Yet no error compares with the disastrous attempt of the European Community to handle the Yugoslav conflict. Stung by criticism that Europe's role in the Gulf war was overshadowed by the overwhelming US contribution, European states were determined to prove that they could handle a conflict nearer home. The EC rushed into Yugoslavia, not because it had any powers for dealing with the war, but because Brussels expected to acquire them as it went along. With a straight face, none other than Luxembourg told Yugoslavia's republics on behalf of the EC that they were too small to be 'viable' independent states.
Europe's other institutions were swiftly pushed aside: Nato was initially ignored because of its US component; the Council of Europe (which has done so much to handle minority issues in the West) was told that it had no role to play; and the Conference on Security and Co-operation in Europe surrendered its mandate to the European Community.
Belgrade's generals rightly concluded that Jacques Delors' bureaucrats, despite their dire threats, had nothing but files for ammunition, and continued the war. Once it became clear that Yugoslavia was a public relations disaster, the Community neatly passed on the handling of conflict to others. In the scramble, no less than four different peace-keeping operations were concocted, but the former Yugoslavia still has no peace to keep.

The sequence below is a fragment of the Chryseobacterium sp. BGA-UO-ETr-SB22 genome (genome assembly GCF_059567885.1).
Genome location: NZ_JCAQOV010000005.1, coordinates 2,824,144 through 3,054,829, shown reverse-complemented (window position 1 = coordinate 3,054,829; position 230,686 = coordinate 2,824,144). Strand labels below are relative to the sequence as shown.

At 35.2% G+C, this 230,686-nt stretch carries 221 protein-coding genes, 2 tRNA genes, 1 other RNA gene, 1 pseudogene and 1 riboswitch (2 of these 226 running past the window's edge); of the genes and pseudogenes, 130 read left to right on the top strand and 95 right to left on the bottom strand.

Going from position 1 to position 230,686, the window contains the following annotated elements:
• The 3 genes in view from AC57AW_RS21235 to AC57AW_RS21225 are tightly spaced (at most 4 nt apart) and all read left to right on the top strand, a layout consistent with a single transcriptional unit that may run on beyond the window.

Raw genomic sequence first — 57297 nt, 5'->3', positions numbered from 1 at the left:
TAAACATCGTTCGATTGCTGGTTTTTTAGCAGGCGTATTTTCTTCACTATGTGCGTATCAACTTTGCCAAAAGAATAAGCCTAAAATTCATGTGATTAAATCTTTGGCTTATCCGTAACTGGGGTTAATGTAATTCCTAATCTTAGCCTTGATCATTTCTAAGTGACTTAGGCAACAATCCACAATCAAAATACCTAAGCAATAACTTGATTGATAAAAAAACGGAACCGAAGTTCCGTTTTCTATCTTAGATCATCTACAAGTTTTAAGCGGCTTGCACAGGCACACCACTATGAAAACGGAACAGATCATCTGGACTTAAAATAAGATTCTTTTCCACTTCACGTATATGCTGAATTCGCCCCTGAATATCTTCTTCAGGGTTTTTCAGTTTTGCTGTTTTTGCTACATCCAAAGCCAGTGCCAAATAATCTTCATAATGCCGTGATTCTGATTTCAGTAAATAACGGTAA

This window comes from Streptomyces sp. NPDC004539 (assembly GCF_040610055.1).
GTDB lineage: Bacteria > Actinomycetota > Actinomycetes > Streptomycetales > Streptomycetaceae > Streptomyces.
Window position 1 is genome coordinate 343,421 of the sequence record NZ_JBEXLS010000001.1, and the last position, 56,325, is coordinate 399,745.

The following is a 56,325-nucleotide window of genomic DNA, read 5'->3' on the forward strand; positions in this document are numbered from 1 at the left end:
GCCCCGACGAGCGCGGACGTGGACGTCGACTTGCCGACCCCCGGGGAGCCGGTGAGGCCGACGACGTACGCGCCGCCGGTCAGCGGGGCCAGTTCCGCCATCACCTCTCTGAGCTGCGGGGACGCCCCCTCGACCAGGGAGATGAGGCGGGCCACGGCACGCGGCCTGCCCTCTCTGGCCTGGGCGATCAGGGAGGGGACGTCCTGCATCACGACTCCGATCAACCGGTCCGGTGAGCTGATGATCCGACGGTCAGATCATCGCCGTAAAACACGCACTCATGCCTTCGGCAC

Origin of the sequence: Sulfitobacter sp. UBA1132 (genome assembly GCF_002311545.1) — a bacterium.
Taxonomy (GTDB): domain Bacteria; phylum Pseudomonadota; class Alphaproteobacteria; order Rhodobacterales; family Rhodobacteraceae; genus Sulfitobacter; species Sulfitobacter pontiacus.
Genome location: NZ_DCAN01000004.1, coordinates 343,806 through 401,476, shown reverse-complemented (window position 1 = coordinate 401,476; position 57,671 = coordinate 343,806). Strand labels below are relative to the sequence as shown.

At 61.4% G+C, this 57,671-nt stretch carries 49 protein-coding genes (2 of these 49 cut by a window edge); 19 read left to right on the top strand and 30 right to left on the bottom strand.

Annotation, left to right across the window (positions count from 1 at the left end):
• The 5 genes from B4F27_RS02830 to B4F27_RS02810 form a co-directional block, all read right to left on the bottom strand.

Meanwhile, Western governments continue to play to public galleries at home. Never, they pledge, will they recognise Bosnia's carve-up, despite the fact that they intend to do nothing to reverse Serbian territorial gains. Public opinion requires a clear-cut, black-and-white picture, and it is offered one: within a year, the Serbs have changed from the original upholders of the Yugoslav federation into the biggest monsters on the Continent.
This cynical game must stop. Public opinion must not be offered palliatives such as no-fly zones, which do nothing to shift the Serbian occupation on the ground, or 'selective' strikes against Serbian positions, which merely expiate our guilty conscience. If no one is contemplating a massive military intervention for Bosnia's liberation, then it would be better to opt for the creation of a smaller, but viable, Muslim state, whose future protection could be guaranteed by a peace-keeping force.
Of course, this amounts to compromising the principle of not rewarding violence. But the alternative now on offer, which allows the West to uphold its principles, but leaves the Bosnians divided for ever, is far worse.
In return for an arrangement in Bosnia, the Serbs will have to forgo any claim on Croatia, and the ultimate status of Kosovo will have to be negotiated. Finally, Macedonia should be recognised as independent only after agreement has been reached with all its neighbours, particularly Greece.
When the war in Yugoslavia began, Jacques Poos, Luxembourg's Foreign Minister, asserted with enthusiasm that 'the hour of Europe' had arrived. The aim today is to stabilise a region, not to proclaim principles nobody wishes to uphold. If this is not done, Mr Poos could be proved right: Yugoslavia will turn out to be Europe's memento mori.
The author is director of studies at the Royal United Services Institute in London.